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Isotopes for nutrient and organic matter cycling studies – theory and applications

ECTS credits: 5 ECTS.


Course parameters:
Language: English
Level of course: PhD course
Time of year: September to November 2016
No. of contact hours/hours in total: 125 hours in total whereof 50 are contact hours.
Capacity limits: 10-12 students


Objectives of the course:
The objectives of the course are to:

  • (i) present basic theory on stable and radioactive isotopes, including methods for their measurement,
  • (ii) present methods to estimate N2-fixation, C and N deposition, N transfer, SOM dynamics, plant nutrient uptake, N leaching etc.,
  • (iii) inspire students to broaden their perspectives on how isotopes can be applied, and
  • (iv) train students skills in analyzing isotope data.

Learning outcomes and competences:
At the end of the course, the student should be able to:

  • explain the basic theory underlying the use of isotopes in research experiments,
  • explain the principles behind state-of-the-art methods for estimating a number of measurements where isotopes are used, and
  • apply isotopes and handle isotope data in to the students own project.

Compulsory program:
The students must deliver:

  • active participation in lectures and journal club discussions
  • a design for an experiment using isotopes relevant for their own project including a description of how the isotope data will be handled
  • a course assignment 

Course contents:
Stable and radioactive isotopes are key tools in many studies of nutrient and organic matter cycling in agroecosystems. In order to get the full benefit from the use of isotopes, the present course will focus both on basic theory about isotopes and how isotopes are applied in experimental settings; the latter including training in how to handle isotope data.

The course will be divided in three overall themes:

  1. basic isotope theory and measurements of isotopes,
  2. application of isotopes in plant and soil experiments, and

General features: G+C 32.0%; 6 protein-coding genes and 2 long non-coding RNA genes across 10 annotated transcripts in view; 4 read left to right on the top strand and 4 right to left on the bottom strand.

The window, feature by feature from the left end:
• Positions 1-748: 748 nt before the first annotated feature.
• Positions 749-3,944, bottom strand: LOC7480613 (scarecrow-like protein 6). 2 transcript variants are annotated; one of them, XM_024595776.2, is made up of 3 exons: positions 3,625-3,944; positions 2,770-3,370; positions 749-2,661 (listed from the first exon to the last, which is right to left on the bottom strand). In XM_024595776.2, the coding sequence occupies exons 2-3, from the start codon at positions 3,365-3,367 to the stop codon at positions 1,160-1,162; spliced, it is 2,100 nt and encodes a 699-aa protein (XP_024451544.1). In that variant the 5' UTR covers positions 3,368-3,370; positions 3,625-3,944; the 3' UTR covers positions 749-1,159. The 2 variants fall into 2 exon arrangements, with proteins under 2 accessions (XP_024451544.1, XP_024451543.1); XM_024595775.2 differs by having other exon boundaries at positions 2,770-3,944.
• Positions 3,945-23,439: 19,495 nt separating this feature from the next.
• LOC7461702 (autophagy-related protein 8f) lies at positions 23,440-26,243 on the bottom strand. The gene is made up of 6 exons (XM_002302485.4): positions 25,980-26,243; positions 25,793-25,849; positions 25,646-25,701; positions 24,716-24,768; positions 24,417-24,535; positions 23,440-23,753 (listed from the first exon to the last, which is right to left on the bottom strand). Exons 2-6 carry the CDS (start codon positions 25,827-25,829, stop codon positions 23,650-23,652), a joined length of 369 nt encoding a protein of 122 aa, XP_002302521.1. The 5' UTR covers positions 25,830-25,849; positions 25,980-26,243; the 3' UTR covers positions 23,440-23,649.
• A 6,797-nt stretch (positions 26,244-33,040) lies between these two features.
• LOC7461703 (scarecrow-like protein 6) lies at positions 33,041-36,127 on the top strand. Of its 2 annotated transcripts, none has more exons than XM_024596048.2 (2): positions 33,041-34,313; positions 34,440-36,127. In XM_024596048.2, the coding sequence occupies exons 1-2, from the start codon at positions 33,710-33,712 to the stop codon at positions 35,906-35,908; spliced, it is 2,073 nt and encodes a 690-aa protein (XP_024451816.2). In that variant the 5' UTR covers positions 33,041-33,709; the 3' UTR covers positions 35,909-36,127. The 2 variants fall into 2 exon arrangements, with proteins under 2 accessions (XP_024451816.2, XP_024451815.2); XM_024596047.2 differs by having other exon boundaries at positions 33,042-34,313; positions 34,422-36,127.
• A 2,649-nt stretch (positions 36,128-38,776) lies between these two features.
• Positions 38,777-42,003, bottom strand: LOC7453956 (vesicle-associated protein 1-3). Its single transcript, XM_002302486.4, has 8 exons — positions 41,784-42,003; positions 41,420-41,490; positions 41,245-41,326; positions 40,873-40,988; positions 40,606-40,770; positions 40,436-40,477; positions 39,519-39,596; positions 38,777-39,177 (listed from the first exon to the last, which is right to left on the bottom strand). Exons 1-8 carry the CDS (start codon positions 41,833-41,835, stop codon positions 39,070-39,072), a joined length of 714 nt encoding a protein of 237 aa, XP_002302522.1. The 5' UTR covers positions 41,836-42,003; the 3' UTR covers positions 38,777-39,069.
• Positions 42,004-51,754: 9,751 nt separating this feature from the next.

3. use of isotopes in the students own projects.

Ad. (1): Teaching in this theme will consist of lectures, group discussion and discussion with specialists on measurements of isotopes, including an “excursion” presenting the local possibilities for measurements of isotopes.
Ad. (2): Teaching in this theme will consist of inspirational lectures, journal club and group discussions.
Ad. (3): Teaching in this theme will be based on the students own projects and interaction with relevant course teachers. The students will design an experiment using isotopes formulated as work packages in research application for e.g. a postdoc project, (if relevant) get hands-on experience with application of the isotopes, and work on sample-data sets to practice isotope-data handling.

The students shall deliver a course assignment describing the experiment designed under (3), where the student present relevant theory, examples of similar applications, how data will be generated and handled.


The students should have a background in soil science, agricultural science, environmental science or related fields.


Name of lecturers:
Bent Tolstrup Christensen, Jørgen Eriksen, Nina Høj Christiansen, and Jim Rasmussen, Dept. Agroecology, and invited teachers depending on the topics of the students PhD-projects.


Type of course/teaching methods:
Lectures, journal club and group discussion sessions, individual reading and writing, peer and teacher feed-back sessions.


The literature will be selected both by the course lecturers and students with the aim to select literature targeted the students potential application of isotopes. Additionally each student shall read and give feed-back to two-three of their peers’ assignments.


Course homepage:


Course assessment:
The assessment will be based on the course assignment.


Department of Agroecology, Aarhus University


Special comments on this course:


September to November 2016.


Research Centre Foulum, 8830 Tjele, Aarhus University, Denmark.


Deadline for registration is Friday, 26 August 2016. Information regarding admission will be given before Friday, 2 September 2016.

For registration use the web-shop link:

If you have any questions, please contact Jim Rasmussen, e-mail:  

Comments on content: 
Revised 05.11.2018